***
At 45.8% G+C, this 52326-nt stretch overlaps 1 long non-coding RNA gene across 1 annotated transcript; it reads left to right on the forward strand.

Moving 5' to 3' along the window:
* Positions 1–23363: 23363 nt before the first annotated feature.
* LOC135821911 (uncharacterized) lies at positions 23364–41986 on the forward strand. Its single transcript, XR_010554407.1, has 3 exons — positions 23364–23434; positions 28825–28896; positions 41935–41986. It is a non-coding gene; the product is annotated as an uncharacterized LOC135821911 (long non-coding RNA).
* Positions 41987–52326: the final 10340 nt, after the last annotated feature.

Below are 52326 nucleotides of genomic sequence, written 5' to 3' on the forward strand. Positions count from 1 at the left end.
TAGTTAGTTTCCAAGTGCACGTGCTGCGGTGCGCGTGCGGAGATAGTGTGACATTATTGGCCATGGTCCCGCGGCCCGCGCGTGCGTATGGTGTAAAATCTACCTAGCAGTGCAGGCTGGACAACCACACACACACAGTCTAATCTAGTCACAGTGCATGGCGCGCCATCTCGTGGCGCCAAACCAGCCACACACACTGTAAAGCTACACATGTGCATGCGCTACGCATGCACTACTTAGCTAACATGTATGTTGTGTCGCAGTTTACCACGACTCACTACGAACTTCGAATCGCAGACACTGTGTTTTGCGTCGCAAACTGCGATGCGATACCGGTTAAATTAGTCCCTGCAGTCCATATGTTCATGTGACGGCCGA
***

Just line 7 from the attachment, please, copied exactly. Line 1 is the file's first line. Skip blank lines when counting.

TAGTTAGTTTCCAAGTGCACGTGCTGCGGTGCGCGTGCGGAGATAGTGTGACATTATTGGCCATGGTCCCGCGGCCCGCGCGTGCGTATGGTGTAAAATCTACCTAGCAGTGCAGGCTGGACAACCACACACACACAGTCTAATCTAGTCACAGTGCATGGCGCGCCATCTCGTGGCGCCAAACCAGCCACACACACTGTAAAGCTACACATGTGCATGCGCTACGCATGCACTACTTAGCTAACATGTATGTTGTGTCGCAGTTTACCACGACTCACTACGAACTTCGAATCGCAGACACTGTGTTTTGCGTCGCAAACTGCGATGCGATACCGGTTAAATTAGTCCCTGCAGTCCATATGTTCATGTGACGGCCGA